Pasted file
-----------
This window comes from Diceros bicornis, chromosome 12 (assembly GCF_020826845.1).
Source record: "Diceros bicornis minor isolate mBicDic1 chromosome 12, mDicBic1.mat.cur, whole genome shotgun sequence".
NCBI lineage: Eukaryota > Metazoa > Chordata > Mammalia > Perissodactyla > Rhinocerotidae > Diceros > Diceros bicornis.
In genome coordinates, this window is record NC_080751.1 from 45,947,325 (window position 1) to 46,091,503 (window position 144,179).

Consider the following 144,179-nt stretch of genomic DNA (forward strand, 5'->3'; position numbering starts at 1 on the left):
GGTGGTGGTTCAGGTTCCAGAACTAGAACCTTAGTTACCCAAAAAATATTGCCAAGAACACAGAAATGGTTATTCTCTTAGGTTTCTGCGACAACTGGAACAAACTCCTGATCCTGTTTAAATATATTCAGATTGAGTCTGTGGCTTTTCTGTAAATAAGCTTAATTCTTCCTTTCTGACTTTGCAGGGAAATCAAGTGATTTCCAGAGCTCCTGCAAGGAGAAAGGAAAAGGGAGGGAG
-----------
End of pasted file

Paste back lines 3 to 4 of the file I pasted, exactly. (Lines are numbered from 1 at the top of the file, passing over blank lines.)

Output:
NCBI lineage: Eukaryota > Metazoa > Chordata > Mammalia > Perissodactyla > Rhinocerotidae > Diceros > Diceros bicornis.
In genome coordinates, this window is record NC_080751.1 from 45,947,325 (window position 1) to 46,091,503 (window position 144,179).